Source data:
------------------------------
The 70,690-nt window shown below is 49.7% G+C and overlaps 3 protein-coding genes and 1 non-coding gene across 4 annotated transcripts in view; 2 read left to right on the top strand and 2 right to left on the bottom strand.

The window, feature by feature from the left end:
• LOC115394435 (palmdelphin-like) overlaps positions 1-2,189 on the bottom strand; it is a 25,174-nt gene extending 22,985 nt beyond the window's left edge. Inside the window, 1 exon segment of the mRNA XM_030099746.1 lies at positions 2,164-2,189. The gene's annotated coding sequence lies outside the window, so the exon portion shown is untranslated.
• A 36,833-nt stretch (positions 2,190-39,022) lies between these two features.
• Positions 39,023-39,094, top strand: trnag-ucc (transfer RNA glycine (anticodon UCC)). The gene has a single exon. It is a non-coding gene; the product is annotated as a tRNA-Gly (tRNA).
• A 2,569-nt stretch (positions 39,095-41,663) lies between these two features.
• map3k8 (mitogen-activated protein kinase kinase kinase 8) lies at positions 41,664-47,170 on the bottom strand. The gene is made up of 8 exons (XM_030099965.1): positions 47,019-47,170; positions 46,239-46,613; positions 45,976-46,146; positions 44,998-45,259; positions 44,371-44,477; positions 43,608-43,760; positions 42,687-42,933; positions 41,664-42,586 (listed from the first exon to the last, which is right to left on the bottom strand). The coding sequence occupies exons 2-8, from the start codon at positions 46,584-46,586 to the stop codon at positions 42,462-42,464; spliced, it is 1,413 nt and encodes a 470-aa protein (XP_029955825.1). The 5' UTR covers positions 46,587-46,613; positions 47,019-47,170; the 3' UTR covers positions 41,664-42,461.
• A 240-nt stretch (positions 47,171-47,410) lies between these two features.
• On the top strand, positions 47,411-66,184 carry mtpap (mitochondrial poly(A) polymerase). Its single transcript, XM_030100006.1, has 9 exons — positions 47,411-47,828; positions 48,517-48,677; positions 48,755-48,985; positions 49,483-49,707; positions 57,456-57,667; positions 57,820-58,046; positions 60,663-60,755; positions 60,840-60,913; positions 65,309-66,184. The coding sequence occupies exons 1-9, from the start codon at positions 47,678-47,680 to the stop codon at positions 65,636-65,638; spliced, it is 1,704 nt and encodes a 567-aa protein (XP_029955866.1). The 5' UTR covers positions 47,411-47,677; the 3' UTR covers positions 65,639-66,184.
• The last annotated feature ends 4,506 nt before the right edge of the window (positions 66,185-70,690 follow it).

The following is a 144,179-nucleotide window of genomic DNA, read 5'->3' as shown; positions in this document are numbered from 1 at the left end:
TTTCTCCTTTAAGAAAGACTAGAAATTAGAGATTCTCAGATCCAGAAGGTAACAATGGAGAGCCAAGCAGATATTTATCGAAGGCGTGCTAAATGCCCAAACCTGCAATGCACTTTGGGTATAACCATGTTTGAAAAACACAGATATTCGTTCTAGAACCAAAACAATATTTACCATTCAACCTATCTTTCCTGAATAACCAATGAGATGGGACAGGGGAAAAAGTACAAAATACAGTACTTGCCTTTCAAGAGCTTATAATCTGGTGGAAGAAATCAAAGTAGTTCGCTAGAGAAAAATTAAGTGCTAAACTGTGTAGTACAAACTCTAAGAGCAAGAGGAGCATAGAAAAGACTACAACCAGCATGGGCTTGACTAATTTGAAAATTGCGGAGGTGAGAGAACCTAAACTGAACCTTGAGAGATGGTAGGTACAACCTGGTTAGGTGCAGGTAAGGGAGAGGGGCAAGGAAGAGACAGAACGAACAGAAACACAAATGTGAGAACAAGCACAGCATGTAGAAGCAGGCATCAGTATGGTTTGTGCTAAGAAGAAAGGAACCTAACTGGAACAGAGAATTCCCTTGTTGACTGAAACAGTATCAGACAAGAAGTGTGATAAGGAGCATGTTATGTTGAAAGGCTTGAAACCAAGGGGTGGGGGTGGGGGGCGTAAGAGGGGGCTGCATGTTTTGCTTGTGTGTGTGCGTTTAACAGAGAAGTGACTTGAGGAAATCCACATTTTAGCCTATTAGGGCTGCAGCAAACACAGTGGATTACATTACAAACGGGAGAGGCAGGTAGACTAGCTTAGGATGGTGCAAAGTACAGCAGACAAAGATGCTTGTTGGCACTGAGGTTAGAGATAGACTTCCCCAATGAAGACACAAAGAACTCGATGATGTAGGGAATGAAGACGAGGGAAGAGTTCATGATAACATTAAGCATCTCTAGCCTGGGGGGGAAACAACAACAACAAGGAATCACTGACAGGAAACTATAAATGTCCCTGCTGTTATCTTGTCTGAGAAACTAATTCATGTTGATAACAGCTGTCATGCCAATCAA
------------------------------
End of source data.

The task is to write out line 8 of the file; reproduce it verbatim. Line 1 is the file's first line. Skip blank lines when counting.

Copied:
• A 240-nt stretch (positions 47,171-47,410) lies between these two features.